Changes in Education Laws Leave Teachers with More Responsibility
Thanks to a new version of the Elementary and Secondary Education Act (ESEA), the beleaguered issue of school accountability is experiencing a shift away from heavy federal involvement and toward the individual state, district, and even school level management. This edweek.org article by Alyson Klein touches on a few ways “states and districts seek to step up.”
After the ESEA Reauthorization (the reincarnation of its predecessor, the No Child Left Behind Act), states are now required to hold schools accountable for not only test scores, but also less clear-cut metrics, such as school quality. Some examples of ambiguous new elements being evaluated are “performance assessments” which are beginning to replace standardized testing in New Hampshire; and certain school districts in California are evaluating students on more than just math and English skills – social-emotional skills are being considered as well.
The Role of Common Core
Klein also sheds light on the role of the Common Core in this unexpected turnaround: due to the pervasive unpopularity of NCLB, Common Core standards became the widespread adaptation of rigorous performance metrics and the measuring stick for future readiness. However, thanks to the backlash against standardized testing, the Common Core, and the federal role in accountability, the onus now falls on individual states and trickles all the way down to teachers to uphold a commitment to a certain standard of student academic performance. Consequences at every level, some serious, have been designed to enforce policy changes in schools deemed unsatisfactory.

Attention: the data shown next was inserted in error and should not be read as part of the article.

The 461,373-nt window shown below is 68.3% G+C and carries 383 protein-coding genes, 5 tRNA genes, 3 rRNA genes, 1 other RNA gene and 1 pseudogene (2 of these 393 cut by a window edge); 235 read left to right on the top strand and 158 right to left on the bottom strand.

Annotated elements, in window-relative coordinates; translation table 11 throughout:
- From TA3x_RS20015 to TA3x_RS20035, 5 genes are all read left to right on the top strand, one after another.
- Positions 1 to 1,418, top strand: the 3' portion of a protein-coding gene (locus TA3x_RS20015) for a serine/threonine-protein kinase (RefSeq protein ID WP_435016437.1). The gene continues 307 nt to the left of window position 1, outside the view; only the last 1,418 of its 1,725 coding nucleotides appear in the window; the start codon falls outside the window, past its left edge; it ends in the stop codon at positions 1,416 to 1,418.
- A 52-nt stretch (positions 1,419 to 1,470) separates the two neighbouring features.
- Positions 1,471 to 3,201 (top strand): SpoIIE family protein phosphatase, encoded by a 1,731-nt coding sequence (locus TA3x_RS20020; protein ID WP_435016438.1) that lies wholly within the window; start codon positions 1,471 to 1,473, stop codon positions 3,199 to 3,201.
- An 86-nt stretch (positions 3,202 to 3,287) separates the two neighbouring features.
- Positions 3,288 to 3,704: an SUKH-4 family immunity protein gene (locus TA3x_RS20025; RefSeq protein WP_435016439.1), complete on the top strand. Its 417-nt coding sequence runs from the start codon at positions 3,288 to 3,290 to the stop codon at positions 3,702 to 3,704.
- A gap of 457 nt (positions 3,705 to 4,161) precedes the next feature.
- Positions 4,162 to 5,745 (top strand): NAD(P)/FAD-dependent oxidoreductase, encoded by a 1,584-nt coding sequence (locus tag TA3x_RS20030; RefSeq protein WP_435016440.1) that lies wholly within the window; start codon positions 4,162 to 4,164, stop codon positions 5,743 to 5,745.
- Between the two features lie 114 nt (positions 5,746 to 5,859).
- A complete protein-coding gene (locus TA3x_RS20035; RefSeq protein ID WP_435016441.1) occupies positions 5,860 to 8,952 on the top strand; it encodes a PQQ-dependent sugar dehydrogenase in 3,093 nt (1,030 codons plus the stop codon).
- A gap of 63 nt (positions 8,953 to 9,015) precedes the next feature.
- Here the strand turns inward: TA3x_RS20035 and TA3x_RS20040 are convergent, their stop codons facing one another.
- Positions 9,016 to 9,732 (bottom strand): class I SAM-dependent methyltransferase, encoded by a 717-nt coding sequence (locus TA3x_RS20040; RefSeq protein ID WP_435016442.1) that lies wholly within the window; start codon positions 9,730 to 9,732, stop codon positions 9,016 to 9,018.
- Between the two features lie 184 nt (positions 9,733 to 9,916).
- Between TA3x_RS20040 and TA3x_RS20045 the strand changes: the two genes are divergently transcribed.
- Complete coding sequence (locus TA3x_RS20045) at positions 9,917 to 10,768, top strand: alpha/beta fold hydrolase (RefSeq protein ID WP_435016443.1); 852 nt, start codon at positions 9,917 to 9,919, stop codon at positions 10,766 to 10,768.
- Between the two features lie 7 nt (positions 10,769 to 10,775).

Teachers Taking Initiative
With the attitude adjustment comes an urge for many educators to take matters into their own hands, focusing on professional development now more than ever. Thousands of Pennsylvania teachers have turned to Eduspire — an innovative provider of graduate-level professional development courses which focus on K-12 integration of current technology tools and concepts — to get ahead of the curve and step up (or “tech up”) — their classroom instruction.
Finding the Right Fit
Whether subject-specific or cross-disciplinary, there’s a course for everyone. In light of these recent shifts, why not be ready for changes to be implemented in your district? Here are some courses to help prepare you for the climate change after ESEA Reauthorization and to take matters into your own hands: